Health Homes / Health Teams Update
State Representative Sylvester Turner (D-Houston) has filed a companion “Health Homes / Health Teams” rider as an amendment to the House version of Senate Bill 1 (the state budget). As with the Senate rider (Article II rider 68) Turner’s amendment permits the use of Medicaid funds in for providing “patient-centered care” to homeless persons with chronic medical and mental health conditions.
The rider authorizes the State Medicaid Director (under the Texas Health and Human Services Commission) to seek an amendment to the state Medicaid plan from the Centers for Medicare and Medicaid Services (CMS). If approved, the amendment will allow providers of patient-centered care (“Health Teams”) to deliver integrated health services (medical, behavioral and supportive) as a part of the Texas Medicaid program. The Health Homes option is a special provision (Section §1945 of the Social Security Act) which allows states to develop customized programs of integrated health service to deal with needs of targeted populations. This option does not require the state to expand Medicaid.
This approach to care is an evidenced-based, best practice which is rapidly being adopted throughout the country. Since the “Health Homes Option” first became available on January 1, 2011, eleven other states have requested approval of similar plan amendments. Under this Medicaid strategy, patient-centered health care for the homeless:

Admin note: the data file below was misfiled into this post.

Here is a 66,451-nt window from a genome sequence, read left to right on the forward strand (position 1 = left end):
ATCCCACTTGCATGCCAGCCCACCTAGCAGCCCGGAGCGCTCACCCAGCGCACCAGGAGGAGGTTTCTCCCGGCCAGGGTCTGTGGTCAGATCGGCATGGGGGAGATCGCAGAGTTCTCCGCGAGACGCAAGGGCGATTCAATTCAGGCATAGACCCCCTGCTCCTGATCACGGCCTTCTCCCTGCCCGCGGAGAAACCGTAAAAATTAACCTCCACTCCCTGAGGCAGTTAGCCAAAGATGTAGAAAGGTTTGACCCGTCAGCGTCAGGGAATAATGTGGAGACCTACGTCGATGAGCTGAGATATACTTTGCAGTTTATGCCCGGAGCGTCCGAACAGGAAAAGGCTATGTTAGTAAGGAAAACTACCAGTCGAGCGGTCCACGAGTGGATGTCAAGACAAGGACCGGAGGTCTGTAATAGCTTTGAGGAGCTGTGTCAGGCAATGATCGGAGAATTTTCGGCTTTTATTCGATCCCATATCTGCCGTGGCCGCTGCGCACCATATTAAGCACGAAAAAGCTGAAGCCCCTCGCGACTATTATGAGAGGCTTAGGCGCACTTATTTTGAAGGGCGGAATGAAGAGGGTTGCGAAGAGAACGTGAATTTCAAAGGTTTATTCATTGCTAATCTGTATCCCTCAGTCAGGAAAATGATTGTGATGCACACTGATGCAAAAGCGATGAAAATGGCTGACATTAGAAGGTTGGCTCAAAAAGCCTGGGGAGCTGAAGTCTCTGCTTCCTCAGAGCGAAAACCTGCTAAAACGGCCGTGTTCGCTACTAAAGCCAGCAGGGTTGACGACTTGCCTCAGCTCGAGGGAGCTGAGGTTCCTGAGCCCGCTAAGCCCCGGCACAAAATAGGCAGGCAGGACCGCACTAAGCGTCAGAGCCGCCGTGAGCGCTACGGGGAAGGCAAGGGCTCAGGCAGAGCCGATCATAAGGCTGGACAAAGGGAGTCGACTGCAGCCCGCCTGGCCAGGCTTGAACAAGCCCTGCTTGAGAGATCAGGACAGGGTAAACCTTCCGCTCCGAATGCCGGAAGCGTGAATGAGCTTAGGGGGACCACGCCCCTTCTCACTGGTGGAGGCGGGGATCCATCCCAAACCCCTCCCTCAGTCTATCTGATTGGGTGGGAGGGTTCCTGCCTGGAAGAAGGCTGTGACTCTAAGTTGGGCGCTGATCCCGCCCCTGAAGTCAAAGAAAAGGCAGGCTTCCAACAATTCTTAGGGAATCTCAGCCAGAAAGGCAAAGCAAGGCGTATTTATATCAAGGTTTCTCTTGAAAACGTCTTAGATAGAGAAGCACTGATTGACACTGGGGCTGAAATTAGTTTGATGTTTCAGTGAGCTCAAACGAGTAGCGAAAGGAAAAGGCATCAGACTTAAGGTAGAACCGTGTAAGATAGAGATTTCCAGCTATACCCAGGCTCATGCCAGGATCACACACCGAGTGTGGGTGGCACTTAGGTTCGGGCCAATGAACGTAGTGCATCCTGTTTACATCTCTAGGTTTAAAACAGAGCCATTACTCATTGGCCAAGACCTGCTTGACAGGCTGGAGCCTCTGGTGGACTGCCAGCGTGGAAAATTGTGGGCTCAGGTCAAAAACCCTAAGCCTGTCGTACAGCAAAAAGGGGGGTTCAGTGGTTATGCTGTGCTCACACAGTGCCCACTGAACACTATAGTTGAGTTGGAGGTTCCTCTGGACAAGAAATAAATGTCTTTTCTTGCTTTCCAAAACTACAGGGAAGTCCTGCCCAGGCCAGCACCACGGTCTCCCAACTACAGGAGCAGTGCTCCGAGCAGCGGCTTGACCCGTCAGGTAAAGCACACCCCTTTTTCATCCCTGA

Reduces the burden of uncompensated care on hospitals and local hospital districts. . .
Improves the performance of permanent supportive housing in stabilizing residents with serious and persistent mental illness, especially those diverted from incarceration. . .
Restores capacity to emergency medical and psychiatric health systems. . .
Improves the coordination of health services to extremely vulnerable populations. . .
Provides efficiencies in care delivery and data production. . .
Is the best known means of providing consistent, whole-person care, and
Reduces the cost to the State for these services.
The Federal Medical Assistance Percentages (FMAP) for this optional program is only 10 cents on the dollar. For every dollar billed to Medicaid for these services, the state will save three dollars against services now provided under the standard state FMAP.